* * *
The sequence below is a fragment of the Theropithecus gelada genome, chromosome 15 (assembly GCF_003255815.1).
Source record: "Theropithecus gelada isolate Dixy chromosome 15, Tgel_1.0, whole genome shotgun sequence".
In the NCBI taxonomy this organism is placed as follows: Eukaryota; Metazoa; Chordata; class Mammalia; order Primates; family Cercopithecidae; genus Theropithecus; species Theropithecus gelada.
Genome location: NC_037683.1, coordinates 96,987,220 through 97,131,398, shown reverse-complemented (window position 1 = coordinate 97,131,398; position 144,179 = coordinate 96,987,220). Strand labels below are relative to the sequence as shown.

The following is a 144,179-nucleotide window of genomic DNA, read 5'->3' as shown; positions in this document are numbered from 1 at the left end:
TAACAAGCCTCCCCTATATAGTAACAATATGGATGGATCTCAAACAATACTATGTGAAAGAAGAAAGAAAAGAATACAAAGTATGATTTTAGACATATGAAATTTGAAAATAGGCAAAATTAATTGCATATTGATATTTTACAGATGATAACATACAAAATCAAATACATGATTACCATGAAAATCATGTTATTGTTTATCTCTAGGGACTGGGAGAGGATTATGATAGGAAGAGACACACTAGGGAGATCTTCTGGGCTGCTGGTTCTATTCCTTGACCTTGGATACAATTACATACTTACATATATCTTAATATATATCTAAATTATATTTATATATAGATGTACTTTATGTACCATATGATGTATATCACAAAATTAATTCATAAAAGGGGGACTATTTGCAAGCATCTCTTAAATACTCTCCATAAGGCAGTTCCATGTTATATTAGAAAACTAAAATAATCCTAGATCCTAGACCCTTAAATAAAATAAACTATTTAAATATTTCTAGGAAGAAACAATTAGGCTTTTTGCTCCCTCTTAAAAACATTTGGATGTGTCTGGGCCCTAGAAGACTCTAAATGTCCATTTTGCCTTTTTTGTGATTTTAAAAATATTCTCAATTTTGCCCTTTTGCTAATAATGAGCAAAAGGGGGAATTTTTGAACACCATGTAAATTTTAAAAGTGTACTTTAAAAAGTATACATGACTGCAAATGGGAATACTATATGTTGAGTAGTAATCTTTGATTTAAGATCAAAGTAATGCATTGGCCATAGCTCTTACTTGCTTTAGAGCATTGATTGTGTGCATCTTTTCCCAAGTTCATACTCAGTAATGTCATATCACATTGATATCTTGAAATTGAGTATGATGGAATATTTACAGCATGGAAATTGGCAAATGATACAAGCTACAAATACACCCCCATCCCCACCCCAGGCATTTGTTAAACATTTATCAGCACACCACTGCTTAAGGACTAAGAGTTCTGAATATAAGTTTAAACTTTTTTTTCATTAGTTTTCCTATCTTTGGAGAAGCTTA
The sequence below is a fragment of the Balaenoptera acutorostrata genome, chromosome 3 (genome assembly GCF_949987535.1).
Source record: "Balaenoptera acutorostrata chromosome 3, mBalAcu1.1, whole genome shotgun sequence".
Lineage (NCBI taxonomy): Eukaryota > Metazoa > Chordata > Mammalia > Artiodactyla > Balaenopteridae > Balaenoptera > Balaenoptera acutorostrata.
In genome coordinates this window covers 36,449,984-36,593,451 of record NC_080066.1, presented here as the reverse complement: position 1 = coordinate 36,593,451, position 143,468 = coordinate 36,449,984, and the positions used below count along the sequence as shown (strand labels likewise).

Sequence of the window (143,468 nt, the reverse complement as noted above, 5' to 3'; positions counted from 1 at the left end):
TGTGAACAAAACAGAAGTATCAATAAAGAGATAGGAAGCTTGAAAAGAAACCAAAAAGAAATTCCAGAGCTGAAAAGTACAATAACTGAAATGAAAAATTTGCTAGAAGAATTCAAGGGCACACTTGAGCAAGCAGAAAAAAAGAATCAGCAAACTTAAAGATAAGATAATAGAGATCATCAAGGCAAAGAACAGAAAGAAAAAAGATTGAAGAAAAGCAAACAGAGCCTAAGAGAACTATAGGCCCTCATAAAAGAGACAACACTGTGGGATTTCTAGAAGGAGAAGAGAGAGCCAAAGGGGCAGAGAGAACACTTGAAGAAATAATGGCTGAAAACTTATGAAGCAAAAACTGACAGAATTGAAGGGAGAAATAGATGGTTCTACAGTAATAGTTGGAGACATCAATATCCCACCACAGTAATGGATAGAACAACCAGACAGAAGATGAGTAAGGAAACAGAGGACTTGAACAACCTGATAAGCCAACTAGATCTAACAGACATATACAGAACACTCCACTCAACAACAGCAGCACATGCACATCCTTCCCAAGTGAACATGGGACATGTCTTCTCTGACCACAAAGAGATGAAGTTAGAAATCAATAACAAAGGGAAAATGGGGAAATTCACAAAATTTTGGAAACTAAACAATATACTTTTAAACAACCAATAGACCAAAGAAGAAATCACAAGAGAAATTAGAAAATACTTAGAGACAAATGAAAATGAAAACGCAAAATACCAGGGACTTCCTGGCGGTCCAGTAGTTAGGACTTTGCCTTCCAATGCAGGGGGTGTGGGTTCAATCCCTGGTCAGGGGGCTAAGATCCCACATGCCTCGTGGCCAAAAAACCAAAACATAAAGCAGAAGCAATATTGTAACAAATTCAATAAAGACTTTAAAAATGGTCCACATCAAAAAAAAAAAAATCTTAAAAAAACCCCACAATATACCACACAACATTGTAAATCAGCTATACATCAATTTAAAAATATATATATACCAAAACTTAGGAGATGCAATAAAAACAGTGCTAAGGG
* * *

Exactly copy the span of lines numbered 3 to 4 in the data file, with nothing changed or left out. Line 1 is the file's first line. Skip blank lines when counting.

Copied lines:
In the NCBI taxonomy this organism is placed as follows: Eukaryota; Metazoa; Chordata; class Mammalia; order Primates; family Cercopithecidae; genus Theropithecus; species Theropithecus gelada.
Genome location: NC_037683.1, coordinates 96,987,220 through 97,131,398, shown reverse-complemented (window position 1 = coordinate 97,131,398; position 144,179 = coordinate 96,987,220). Strand labels below are relative to the sequence as shown.